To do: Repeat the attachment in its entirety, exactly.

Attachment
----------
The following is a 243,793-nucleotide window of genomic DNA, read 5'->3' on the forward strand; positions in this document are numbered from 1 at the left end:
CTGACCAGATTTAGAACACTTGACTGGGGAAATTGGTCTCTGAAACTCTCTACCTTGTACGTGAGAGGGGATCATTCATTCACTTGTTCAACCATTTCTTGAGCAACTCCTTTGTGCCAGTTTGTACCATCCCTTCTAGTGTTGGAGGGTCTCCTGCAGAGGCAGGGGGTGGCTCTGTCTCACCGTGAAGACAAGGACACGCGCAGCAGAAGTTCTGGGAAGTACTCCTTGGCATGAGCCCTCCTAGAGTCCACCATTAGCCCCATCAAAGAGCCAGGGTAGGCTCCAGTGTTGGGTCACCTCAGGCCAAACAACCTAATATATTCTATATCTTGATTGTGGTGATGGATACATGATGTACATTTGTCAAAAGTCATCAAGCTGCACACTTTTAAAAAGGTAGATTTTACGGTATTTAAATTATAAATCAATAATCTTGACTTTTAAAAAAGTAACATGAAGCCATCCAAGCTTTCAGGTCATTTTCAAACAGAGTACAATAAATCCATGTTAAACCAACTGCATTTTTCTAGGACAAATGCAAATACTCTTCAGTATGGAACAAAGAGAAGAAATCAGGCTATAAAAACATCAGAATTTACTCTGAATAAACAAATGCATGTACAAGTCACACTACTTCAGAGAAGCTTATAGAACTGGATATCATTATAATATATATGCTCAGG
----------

The following is a 243,793-nucleotide window of genomic DNA, read 5'->3' on the forward strand; positions in this document are numbered from 1 at the left end:
CTGACCAGATTTAGAACACTTGACTGGGGAAATTGGTCTCTGAAACTCTCTACCTTGTACGTGAGAGGGGATCATTCATTCACTTGTTCAACCATTTCTTGAGCAACTCCTTTGTGCCAGTTTGTACCATCCCTTCTAGTGTTGGAGGGTCTCCTGCAGAGGCAGGGGGTGGCTCTGTCTCACCGTGAAGACAAGGACACGCGCAGCAGAAGTTCTGGGAAGTACTCCTTGGCATGAGCCCTCCTAGAGTCCACCATTAGCCCCATCAAAGAGCCAGGGTAGGCTCCAGTGTTGGGTCACCTCAGGCCAAACAACCTAATATATTCTATATCTTGATTGTGGTGATGGATACATGATGTACATTTGTCAAAAGTCATCAAGCTGCACACTTTTAAAAAGGTAGATTTTACGGTATTTAAATTATAAATCAATAATCTTGACTTTTAAAAAAGTAACATGAAGCCATCCAAGCTTTCAGGTCATTTTCAAACAGAGTACAATAAATCCATGTTAAACCAACTGCATTTTTCTAGGACAAATGCAAATACTCTTCAGTATGGAACAAAGAGAAGAAATCAGGCTATAAAAACATCAGAATTTACTCTGAATAAACAAATGCATGTACAAGTCACACTACTTCAGAGAAGCTTATAGAACTGGATATCATTATAATATATATGCTCAGG